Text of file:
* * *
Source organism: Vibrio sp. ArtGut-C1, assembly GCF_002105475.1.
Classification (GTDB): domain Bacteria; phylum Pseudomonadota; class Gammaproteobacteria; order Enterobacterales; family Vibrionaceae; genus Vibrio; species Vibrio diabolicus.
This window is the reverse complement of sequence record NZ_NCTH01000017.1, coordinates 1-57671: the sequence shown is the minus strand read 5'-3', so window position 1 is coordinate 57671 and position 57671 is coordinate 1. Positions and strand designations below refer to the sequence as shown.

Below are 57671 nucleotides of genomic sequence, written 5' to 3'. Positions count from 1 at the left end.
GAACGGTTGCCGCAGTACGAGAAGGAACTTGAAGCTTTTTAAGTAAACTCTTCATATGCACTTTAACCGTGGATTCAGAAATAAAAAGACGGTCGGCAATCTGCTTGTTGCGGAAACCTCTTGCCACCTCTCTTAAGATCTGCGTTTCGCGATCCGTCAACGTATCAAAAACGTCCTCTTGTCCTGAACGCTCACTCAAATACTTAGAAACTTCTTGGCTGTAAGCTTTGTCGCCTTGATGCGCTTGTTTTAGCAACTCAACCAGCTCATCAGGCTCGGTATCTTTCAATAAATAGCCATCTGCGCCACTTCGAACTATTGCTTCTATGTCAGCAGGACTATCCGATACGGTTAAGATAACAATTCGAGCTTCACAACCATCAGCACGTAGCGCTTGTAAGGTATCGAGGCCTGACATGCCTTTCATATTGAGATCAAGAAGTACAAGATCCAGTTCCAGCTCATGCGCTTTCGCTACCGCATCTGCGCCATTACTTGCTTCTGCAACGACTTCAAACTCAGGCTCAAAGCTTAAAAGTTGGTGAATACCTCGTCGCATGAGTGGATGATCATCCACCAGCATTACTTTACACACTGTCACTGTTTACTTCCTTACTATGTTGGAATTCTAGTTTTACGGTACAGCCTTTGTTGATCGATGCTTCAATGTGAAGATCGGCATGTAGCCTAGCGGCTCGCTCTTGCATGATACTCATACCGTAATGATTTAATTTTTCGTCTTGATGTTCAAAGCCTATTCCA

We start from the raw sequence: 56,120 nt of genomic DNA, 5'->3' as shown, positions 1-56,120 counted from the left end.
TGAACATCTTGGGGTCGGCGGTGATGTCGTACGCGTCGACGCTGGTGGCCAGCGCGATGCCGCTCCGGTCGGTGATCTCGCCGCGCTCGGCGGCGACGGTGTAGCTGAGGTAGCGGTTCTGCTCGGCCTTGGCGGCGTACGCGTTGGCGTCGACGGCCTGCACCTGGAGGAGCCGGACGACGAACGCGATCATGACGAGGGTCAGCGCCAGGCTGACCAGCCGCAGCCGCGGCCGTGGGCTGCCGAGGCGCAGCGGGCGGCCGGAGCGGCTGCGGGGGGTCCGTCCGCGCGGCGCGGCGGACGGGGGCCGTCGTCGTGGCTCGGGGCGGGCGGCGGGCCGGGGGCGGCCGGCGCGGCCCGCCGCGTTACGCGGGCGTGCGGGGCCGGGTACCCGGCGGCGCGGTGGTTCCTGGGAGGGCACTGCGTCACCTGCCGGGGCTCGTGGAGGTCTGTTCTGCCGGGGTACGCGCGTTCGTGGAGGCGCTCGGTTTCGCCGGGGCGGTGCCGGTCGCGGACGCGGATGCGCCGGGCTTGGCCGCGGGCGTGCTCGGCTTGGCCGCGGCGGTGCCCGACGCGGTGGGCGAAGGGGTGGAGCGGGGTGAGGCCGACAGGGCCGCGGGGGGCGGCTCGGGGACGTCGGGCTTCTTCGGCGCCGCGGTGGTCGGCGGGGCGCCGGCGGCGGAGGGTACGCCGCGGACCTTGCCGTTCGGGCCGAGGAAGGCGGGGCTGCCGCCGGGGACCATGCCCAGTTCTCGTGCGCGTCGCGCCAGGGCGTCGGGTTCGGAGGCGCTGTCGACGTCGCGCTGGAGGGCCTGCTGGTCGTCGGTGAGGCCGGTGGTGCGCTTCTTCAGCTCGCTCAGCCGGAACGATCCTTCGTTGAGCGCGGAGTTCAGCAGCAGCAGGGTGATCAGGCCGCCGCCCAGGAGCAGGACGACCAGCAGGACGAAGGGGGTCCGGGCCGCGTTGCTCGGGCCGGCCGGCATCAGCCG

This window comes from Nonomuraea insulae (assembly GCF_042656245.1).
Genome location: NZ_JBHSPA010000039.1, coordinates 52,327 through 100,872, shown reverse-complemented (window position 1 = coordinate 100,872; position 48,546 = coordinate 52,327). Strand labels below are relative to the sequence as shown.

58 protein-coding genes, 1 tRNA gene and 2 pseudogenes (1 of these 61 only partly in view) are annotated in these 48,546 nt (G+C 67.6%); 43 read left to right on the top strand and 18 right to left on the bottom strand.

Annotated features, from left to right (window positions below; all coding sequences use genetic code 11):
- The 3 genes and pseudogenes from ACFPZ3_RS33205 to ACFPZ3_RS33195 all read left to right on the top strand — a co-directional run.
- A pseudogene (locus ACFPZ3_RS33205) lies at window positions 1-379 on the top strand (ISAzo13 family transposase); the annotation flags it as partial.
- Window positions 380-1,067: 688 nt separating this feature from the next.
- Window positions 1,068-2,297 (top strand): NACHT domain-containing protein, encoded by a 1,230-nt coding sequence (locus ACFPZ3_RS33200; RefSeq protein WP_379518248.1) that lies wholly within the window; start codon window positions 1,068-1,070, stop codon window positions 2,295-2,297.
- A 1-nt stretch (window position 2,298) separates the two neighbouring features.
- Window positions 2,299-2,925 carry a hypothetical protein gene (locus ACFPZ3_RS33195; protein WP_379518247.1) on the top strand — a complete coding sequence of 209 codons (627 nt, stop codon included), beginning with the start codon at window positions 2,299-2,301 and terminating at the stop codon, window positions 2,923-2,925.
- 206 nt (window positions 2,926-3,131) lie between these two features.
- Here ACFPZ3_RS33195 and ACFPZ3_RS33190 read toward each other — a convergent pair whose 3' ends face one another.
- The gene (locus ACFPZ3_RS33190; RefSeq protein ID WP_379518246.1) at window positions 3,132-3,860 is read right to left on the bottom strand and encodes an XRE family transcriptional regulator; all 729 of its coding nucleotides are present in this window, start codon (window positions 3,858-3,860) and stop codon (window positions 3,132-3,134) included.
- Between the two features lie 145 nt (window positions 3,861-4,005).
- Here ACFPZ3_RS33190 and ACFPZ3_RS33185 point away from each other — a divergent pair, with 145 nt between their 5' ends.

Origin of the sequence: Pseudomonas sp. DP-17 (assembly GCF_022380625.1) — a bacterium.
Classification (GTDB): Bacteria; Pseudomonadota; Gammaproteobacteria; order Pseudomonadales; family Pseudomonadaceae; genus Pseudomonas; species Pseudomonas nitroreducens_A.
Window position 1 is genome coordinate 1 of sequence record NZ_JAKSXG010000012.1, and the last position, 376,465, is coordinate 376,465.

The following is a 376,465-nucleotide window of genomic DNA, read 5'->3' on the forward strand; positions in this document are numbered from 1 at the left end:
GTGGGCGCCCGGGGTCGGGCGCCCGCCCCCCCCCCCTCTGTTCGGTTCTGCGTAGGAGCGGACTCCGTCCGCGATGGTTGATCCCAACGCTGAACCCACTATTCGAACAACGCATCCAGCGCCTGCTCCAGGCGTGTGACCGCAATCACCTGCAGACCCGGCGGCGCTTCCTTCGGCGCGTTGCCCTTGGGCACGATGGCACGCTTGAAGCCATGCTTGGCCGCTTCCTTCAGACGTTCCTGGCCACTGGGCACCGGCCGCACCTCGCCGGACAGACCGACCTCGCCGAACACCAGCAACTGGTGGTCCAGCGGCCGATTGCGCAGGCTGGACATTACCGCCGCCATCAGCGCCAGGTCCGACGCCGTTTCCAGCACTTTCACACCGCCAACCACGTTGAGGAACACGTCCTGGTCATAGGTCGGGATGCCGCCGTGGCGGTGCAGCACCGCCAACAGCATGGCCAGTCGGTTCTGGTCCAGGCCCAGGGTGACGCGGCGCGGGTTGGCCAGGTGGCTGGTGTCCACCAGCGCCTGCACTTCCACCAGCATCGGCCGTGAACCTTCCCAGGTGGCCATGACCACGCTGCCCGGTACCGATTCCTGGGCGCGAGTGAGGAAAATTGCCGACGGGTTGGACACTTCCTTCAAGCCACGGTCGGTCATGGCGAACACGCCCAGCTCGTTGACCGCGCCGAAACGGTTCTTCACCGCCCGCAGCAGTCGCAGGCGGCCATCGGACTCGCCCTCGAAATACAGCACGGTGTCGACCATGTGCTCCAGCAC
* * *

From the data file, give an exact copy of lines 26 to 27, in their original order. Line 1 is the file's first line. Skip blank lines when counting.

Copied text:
The following is a 376,465-nucleotide window of genomic DNA, read 5'->3' on the forward strand; positions in this document are numbered from 1 at the left end:
GTGGGCGCCCGGGGTCGGGCGCCCGCCCCCCCCCCCTCTGTTCGGTTCTGCGTAGGAGCGGACTCCGTCCGCGATGGTTGATCCCAACGCTGAACCCACTATTCGAACAACGCATCCAGCGCCTGCTCCAGGCGTGTGACCGCAATCACCTGCAGACCCGGCGGCGCTTCCTTCGGCGCGTTGCCCTTGGGCACGATGGCACGCTTGAAGCCATGCTTGGCCGCTTCCTTCAGACGTTCCTGGCCACTGGGCACCGGCCGCACCTCGCCGGACAGACCGACCTCGCCGAACACCAGCAACTGGTGGTCCAGCGGCCGATTGCGCAGGCTGGACATTACCGCCGCCATCAGCGCCAGGTCCGACGCCGTTTCCAGCACTTTCACACCGCCAACCACGTTGAGGAACACGTCCTGGTCATAGGTCGGGATGCCGCCGTGGCGGTGCAGCACCGCCAACAGCATGGCCAGTCGGTTCTGGTCCAGGCCCAGGGTGACGCGGCGCGGGTTGGCCAGGTGGCTGGTGTCCACCAGCGCCTGCACTTCCACCAGCATCGGCCGTGAACCTTCCCAGGTGGCCATGACCACGCTGCCCGGTACCGATTCCTGGGCGCGAGTGAGGAAAATTGCCGACGGGTTGGACACTTCCTTCAAGCCACGGTCGGTCATGGCGAACACGCCCAGCTCGTTGACCGCGCCGAAACGGTTCTTCACCGCCCGCAGCAGTCGCAGGCGGCCATCGGACTCGCCCTCGAAATACAGCACGGTGTCGACCATGTGCTCCAGCAC